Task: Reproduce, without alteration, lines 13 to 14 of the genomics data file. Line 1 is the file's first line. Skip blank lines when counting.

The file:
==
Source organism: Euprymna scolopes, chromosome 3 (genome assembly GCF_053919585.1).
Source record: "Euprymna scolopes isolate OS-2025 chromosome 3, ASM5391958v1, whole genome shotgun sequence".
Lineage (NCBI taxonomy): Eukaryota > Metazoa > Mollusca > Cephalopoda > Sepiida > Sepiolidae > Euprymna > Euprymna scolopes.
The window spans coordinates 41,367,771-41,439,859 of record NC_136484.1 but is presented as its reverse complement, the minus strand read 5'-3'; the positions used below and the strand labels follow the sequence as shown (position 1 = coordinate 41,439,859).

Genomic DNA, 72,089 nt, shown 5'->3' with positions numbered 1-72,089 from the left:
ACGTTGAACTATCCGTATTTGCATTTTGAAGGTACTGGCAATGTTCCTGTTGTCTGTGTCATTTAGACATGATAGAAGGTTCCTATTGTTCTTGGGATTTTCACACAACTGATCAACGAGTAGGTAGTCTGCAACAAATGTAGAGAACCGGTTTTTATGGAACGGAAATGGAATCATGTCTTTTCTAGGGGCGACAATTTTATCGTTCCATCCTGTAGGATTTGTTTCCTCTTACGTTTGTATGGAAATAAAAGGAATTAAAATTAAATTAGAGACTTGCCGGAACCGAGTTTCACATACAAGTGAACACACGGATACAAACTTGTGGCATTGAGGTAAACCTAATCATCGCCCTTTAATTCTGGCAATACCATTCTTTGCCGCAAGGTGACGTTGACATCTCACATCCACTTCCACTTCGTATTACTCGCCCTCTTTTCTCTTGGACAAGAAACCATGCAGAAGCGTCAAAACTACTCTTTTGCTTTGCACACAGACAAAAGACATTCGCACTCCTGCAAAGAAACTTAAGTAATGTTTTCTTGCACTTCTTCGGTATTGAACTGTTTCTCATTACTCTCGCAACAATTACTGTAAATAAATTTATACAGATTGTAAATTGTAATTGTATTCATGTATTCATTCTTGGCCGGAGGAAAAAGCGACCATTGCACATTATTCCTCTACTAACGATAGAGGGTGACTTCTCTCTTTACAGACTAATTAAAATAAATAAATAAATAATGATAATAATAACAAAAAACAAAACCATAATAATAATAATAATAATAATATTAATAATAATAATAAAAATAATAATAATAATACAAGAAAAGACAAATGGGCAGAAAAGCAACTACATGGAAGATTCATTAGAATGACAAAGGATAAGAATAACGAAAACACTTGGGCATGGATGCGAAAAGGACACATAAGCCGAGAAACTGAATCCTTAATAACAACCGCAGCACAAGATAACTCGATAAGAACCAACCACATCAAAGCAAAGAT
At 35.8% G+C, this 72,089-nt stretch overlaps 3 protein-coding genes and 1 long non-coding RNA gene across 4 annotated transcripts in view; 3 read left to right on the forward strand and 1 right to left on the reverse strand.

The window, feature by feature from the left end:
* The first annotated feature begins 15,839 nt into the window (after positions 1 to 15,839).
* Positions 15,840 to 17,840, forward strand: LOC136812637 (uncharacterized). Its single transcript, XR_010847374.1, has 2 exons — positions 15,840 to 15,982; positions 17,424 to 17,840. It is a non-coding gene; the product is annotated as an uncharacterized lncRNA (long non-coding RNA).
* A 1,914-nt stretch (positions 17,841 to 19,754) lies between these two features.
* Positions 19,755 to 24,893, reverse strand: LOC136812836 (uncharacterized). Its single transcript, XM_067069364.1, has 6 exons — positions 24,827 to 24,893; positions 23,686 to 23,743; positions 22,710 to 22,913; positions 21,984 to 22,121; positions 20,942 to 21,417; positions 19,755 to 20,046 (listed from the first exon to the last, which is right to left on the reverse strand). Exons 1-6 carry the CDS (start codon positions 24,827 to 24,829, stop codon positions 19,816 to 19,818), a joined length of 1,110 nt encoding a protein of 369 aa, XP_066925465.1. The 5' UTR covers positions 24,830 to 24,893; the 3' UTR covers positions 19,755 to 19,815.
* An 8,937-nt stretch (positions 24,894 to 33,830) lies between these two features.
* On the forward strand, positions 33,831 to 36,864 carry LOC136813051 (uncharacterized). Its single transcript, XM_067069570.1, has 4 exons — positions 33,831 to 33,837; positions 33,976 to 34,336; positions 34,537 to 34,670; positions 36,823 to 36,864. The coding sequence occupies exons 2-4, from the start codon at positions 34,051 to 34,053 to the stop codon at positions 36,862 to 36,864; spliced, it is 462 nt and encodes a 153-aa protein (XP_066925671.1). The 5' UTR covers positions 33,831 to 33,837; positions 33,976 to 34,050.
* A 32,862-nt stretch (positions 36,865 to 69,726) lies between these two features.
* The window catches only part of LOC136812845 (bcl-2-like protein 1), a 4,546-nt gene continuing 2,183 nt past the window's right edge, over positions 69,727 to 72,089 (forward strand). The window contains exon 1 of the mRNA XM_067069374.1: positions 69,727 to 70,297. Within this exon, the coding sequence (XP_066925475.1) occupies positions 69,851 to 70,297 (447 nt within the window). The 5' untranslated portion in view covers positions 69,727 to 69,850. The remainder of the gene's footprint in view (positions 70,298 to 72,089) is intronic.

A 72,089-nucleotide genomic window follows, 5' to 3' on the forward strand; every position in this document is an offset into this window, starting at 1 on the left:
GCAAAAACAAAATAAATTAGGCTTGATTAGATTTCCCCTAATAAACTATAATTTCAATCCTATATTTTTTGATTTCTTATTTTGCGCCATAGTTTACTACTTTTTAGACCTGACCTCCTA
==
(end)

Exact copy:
* An 8,937-nt stretch (positions 24,894 to 33,830) lies between these two features.
* On the forward strand, positions 33,831 to 36,864 carry LOC136813051 (uncharacterized). Its single transcript, XM_067069570.1, has 4 exons — positions 33,831 to 33,837; positions 33,976 to 34,336; positions 34,537 to 34,670; positions 36,823 to 36,864. The coding sequence occupies exons 2-4, from the start codon at positions 34,051 to 34,053 to the stop codon at positions 36,862 to 36,864; spliced, it is 462 nt and encodes a 153-aa protein (XP_066925671.1). The 5' UTR covers positions 33,831 to 33,837; positions 33,976 to 34,050.